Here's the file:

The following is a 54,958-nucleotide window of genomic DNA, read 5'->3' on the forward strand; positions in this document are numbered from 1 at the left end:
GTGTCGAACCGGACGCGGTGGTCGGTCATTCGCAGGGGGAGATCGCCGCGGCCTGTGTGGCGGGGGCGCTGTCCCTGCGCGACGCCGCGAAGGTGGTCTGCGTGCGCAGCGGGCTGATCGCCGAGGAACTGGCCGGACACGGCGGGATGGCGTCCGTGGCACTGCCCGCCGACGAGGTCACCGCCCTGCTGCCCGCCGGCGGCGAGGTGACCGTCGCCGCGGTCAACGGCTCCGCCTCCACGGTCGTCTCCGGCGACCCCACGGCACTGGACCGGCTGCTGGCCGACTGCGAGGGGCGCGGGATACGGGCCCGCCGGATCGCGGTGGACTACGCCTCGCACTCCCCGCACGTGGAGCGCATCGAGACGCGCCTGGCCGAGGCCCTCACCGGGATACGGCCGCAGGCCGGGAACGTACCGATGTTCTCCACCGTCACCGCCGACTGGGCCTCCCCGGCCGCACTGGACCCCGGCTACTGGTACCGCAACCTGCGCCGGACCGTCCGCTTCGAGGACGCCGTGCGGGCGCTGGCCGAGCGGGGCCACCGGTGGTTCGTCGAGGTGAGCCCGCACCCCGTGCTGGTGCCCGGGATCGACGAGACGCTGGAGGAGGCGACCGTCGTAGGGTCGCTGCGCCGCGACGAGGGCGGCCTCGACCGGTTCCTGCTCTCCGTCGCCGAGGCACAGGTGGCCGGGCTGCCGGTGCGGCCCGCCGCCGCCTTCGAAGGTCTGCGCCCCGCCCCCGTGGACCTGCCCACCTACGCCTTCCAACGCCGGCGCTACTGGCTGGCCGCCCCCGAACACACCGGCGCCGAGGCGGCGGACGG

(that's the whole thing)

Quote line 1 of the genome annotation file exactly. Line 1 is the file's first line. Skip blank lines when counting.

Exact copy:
The following is a 54,958-nucleotide window of genomic DNA, read 5'->3' on the forward strand; positions in this document are numbered from 1 at the left end: